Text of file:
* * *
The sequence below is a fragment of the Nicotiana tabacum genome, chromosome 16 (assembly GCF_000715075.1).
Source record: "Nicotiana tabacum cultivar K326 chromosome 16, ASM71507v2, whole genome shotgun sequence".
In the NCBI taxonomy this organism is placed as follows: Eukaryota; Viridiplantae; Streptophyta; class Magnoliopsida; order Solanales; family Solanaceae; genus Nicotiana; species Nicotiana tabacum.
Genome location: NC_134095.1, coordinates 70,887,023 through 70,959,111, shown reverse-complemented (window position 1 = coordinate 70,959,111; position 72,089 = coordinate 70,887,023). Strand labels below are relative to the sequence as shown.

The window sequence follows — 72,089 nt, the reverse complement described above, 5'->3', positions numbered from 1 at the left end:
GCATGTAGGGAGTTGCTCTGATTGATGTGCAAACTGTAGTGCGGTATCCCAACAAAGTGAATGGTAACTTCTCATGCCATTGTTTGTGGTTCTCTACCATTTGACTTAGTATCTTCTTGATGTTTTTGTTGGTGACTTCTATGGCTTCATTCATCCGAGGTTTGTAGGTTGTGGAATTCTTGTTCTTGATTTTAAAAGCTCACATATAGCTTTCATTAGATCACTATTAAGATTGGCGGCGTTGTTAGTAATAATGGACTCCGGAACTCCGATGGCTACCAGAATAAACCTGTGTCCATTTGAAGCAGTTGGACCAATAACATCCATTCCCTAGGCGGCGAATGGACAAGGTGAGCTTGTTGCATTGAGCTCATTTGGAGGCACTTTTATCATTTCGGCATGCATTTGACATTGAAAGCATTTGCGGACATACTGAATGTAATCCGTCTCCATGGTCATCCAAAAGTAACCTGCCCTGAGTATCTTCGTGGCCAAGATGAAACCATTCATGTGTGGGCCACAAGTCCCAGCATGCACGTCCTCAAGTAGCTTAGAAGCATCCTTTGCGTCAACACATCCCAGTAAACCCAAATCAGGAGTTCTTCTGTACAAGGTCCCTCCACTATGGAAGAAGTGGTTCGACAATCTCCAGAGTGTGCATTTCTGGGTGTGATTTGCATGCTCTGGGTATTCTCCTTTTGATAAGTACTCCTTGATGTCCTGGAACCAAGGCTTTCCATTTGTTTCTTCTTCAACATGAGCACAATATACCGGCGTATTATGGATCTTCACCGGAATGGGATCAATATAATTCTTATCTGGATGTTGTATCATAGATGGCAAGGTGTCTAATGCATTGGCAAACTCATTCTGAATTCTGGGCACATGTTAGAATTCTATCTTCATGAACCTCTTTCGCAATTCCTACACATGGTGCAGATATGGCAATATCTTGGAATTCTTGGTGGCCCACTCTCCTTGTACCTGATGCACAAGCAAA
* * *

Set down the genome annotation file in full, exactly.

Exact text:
The sequence below is a fragment of the Nicotiana tabacum genome, chromosome 16 (assembly GCF_000715075.1).
Source record: "Nicotiana tabacum cultivar K326 chromosome 16, ASM71507v2, whole genome shotgun sequence".
In the NCBI taxonomy this organism is placed as follows: Eukaryota; Viridiplantae; Streptophyta; class Magnoliopsida; order Solanales; family Solanaceae; genus Nicotiana; species Nicotiana tabacum.
Genome location: NC_134095.1, coordinates 70,887,023 through 70,959,111, shown reverse-complemented (window position 1 = coordinate 70,959,111; position 72,089 = coordinate 70,887,023). Strand labels below are relative to the sequence as shown.

The window sequence follows — 72,089 nt, the reverse complement described above, 5'->3', positions numbered from 1 at the left end:
GCATGTAGGGAGTTGCTCTGATTGATGTGCAAACTGTAGTGCGGTATCCCAACAAAGTGAATGGTAACTTCTCATGCCATTGTTTGTGGTTCTCTACCATTTGACTTAGTATCTTCTTGATGTTTTTGTTGGTGACTTCTATGGCTTCATTCATCCGAGGTTTGTAGGTTGTGGAATTCTTGTTCTTGATTTTAAAAGCTCACATATAGCTTTCATTAGATCACTATTAAGATTGGCGGCGTTGTTAGTAATAATGGACTCCGGAACTCCGATGGCTACCAGAATAAACCTGTGTCCATTTGAAGCAGTTGGACCAATAACATCCATTCCCTAGGCGGCGAATGGACAAGGTGAGCTTGTTGCATTGAGCTCATTTGGAGGCACTTTTATCATTTCGGCATGCATTTGACATTGAAAGCATTTGCGGACATACTGAATGTAATCCGTCTCCATGGTCATCCAAAAGTAACCTGCCCTGAGTATCTTCGTGGCCAAGATGAAACCATTCATGTGTGGGCCACAAGTCCCAGCATGCACGTCCTCAAGTAGCTTAGAAGCATCCTTTGCGTCAACACATCCCAGTAAACCCAAATCAGGAGTTCTTCTGTACAAGGTCCCTCCACTATGGAAGAAGTGGTTCGACAATCTCCAGAGTGTGCATTTCTGGGTGTGATTTGCATGCTCTGGGTATTCTCCTTTTGATAAGTACTCCTTGATGTCCTGGAACCAAGGCTTTCCATTTGTTTCTTCTTCAACATGAGCACAATATACCGGCGTATTATGGATCTTCACCGGAATGGGATCAATATAATTCTTATCTGGATGTTGTATCATAGATGGCAAGGTGTCTAATGCATTGGCAAACTCATTCTGAATTCTGGGCACATGTTAGAATTCTATCTTCATGAACCTCTTTCGCAATTCCTACACATGGTGCAGATATGGCAATATCTTGGAATTCTTGGTGGCCCACTCTCCTTGTACCTGATGCACAAGCAAA